Not all material in Wikipedia must be attributed, Most of the material that is being restored is in the public domain. As a consequence, copyright law does not apply to restored material and therefore there is no legal need to attribute the work to the person who restored the picture. Acknowledging this work is something that we do in our community. It is important that we do. By acknowledging our efforts in our community, a legitimate sense of pride can be felt by our contributors. People take pride in their number of articles, their featured articles, "did you know"s and featured pictures.

Pride in our achievements is provided by attributing the good work to the people who did it. Attribution in the legal sense is firmly a function of IP law, it is the kind of attribution I feel uncomfortable with.

The pain of providing stable targets

In the policy for new languages, there is a requirements for the localisation of the "most used" MediaWiki messages. These messages have been stable for over a year. This ensured that there was a stable target to shoot at.

Recently Siebrand did some profiling on the MediaWiki messages, and the "most used" messages were no longer the most used message. Consequently there are new "most used" messages and the statistics for the most used messages took a nose dive.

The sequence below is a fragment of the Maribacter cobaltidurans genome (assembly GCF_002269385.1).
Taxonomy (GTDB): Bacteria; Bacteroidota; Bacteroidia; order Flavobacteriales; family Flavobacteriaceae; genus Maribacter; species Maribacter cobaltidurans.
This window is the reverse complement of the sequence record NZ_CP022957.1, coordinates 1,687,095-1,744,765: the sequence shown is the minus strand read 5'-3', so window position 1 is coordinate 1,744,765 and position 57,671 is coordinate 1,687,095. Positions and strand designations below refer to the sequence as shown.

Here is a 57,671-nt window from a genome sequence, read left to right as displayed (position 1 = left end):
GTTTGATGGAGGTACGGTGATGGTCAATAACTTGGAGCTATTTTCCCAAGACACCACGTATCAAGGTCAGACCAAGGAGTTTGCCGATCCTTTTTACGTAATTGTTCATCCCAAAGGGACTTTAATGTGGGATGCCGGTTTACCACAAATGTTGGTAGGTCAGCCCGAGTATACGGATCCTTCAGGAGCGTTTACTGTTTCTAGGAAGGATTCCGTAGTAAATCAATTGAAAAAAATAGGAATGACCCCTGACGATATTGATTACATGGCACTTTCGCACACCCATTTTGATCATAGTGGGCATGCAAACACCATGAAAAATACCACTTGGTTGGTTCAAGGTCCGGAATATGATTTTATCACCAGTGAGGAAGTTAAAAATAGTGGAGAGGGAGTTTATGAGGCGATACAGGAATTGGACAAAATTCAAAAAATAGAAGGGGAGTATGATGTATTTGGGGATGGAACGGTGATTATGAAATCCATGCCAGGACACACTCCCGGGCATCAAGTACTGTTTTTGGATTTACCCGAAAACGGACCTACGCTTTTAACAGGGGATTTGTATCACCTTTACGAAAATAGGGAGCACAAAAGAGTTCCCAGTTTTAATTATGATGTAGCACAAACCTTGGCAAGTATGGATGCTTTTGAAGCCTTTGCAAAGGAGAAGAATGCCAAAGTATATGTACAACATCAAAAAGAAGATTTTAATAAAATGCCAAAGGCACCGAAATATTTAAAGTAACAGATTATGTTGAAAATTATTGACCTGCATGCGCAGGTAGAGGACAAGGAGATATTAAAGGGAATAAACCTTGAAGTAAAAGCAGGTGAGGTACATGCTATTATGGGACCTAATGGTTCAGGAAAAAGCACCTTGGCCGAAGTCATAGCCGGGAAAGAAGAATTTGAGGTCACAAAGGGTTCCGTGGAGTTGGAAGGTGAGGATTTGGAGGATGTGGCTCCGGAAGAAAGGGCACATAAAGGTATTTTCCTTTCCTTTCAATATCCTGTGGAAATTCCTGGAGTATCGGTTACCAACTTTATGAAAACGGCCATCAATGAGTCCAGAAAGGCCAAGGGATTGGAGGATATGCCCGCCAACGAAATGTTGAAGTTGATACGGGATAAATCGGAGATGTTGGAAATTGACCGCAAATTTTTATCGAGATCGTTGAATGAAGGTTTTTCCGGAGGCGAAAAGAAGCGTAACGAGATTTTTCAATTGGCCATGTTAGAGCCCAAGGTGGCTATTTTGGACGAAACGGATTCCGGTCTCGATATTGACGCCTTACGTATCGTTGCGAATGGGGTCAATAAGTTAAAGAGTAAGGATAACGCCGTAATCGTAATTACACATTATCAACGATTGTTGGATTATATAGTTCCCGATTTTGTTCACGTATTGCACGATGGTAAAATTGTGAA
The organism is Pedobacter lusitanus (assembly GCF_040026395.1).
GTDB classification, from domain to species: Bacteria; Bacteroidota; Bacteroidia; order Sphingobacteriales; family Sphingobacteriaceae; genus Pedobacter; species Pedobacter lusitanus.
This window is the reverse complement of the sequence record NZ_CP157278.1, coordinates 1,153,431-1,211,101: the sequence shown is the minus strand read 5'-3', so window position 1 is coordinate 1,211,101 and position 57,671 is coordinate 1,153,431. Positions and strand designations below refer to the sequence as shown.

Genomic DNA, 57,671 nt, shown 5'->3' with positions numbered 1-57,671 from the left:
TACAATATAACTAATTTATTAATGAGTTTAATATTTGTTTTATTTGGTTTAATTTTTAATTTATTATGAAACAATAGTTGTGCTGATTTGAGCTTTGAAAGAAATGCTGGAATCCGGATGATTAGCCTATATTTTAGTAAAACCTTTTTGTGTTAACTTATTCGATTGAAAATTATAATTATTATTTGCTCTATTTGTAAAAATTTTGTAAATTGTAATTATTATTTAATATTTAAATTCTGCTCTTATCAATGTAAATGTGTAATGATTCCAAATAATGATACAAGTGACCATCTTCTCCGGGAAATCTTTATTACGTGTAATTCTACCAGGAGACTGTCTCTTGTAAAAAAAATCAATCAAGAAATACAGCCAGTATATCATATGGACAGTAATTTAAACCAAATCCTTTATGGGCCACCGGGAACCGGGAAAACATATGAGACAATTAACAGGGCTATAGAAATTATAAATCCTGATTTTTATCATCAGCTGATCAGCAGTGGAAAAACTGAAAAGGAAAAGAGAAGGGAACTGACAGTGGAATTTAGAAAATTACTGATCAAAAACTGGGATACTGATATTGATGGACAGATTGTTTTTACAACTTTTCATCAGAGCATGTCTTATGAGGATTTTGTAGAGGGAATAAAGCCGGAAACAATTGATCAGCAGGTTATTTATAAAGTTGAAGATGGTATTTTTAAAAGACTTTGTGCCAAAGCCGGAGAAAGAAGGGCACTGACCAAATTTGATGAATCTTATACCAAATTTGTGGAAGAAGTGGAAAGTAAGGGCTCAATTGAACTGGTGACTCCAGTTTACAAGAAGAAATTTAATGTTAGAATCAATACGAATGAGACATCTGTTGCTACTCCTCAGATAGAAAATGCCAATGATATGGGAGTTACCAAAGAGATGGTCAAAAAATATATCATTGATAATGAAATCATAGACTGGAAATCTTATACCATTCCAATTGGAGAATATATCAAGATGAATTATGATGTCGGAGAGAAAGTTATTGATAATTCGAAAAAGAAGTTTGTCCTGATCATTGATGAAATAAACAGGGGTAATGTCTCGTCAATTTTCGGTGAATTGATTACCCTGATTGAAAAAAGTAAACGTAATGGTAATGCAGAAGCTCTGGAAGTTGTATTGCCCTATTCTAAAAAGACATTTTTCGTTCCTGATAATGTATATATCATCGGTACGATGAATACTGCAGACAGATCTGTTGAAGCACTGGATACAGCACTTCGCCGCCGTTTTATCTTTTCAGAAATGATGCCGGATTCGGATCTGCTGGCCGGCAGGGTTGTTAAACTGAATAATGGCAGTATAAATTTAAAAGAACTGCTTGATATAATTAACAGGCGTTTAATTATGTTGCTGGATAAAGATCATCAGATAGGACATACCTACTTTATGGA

I can imagine that people may be upset about this. But the reality is, we require the localisation of the "most used" messages because they are the most used messages. Profiling which messages is a lot of work that is done only occasionally. I am grateful that the composition of the most used messages has changed. If anything I would welcome regular changes to the "most used" messages because it demonstrates vividly that localisation is shooting at moving targets.

Monday, February 02, 2009

Google is my friend

Waldir created a new Betawiki gadget. It is a real time saver. In a nutshell when you are going to localise, Google Translate is used to translate the text from English into your language. We have tested it for several languages and we find that in 80% of the messages, the result is great. The other messages needs some work.

All the message that are first translated by Google Translate are first FUZZIED. It is only a matter of removing the FUZZY tag to make the localised message available. Google proves again to be a friend because our localisers become more effective and for the languages Google Translate supports, it will become easier to keep up with the ever growing number of messages that need localising.

The only sad thing is that there are so many languages Google Translate does not support yet.

Sunday, February 01, 2009

Dutch chapter's annual meeting